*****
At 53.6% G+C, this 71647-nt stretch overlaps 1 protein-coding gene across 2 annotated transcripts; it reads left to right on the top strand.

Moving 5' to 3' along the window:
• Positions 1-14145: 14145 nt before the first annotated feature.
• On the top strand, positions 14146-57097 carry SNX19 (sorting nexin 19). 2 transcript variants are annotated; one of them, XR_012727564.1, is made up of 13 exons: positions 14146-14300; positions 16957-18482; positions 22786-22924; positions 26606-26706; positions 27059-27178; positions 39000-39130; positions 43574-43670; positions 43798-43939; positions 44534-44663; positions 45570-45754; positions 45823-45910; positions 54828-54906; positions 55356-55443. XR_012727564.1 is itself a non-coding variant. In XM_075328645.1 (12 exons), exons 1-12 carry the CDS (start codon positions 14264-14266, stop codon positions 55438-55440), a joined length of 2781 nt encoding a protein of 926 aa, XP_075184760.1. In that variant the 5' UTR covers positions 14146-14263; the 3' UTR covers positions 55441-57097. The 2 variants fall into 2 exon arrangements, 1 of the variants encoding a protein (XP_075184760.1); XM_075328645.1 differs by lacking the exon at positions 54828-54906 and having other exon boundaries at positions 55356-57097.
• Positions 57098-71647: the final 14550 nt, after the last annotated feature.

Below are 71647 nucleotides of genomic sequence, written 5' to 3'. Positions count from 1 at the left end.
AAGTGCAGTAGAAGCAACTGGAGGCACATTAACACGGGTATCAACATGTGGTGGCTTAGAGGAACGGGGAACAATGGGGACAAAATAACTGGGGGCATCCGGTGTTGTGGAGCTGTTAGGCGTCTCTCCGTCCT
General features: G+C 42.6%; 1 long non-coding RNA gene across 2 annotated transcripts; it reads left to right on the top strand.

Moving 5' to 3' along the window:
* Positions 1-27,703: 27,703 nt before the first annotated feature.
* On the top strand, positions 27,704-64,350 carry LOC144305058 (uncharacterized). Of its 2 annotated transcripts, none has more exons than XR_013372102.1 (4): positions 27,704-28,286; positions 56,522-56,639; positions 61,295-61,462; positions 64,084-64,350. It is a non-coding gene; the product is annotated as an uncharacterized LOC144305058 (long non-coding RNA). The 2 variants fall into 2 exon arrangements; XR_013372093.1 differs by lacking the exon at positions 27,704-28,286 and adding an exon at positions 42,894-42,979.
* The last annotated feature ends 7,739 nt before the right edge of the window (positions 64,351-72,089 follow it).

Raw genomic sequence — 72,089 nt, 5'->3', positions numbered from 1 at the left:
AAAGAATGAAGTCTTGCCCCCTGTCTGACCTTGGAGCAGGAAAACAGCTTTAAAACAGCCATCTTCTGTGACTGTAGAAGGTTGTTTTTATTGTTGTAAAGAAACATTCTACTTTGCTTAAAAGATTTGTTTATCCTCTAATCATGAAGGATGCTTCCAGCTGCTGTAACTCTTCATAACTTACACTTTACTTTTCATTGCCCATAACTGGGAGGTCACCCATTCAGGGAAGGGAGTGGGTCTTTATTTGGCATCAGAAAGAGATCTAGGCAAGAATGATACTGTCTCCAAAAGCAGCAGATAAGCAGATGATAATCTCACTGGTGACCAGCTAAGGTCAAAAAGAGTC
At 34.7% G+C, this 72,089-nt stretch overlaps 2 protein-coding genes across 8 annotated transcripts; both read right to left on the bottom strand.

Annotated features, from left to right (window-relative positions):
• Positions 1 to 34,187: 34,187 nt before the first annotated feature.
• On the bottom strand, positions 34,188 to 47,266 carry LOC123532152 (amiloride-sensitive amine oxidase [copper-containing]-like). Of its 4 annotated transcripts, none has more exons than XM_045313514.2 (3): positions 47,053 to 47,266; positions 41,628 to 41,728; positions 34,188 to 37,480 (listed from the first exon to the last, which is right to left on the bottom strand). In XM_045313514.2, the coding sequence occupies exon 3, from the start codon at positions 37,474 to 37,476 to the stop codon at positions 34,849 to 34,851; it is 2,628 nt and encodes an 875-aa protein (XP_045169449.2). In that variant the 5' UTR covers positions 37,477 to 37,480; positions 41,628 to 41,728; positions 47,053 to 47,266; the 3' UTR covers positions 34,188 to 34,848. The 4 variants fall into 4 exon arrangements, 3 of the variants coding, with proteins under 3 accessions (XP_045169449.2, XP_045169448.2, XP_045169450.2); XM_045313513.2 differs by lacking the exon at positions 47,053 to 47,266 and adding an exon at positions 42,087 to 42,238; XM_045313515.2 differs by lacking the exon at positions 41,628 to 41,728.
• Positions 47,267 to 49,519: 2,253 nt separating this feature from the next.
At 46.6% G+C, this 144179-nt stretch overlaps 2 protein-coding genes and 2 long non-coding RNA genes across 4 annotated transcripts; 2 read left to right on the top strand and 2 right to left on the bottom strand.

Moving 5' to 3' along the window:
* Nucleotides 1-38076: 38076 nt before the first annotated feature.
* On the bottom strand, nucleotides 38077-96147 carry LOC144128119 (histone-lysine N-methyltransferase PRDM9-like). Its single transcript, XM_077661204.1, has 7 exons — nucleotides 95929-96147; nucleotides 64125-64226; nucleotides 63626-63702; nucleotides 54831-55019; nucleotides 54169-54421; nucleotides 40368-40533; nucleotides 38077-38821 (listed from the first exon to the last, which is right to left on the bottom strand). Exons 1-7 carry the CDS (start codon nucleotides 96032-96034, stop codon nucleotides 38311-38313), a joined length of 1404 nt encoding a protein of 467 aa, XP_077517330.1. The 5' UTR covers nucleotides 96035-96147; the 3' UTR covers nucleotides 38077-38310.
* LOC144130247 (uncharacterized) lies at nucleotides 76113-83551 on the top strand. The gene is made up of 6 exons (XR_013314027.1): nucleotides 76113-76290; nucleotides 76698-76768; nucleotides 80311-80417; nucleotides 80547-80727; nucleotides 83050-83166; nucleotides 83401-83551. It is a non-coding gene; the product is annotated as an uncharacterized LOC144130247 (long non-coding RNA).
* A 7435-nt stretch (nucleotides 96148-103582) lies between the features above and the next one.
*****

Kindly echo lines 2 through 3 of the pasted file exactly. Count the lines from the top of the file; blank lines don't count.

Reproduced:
Moving 5' to 3' along the window:
• Positions 1-14145: 14145 nt before the first annotated feature.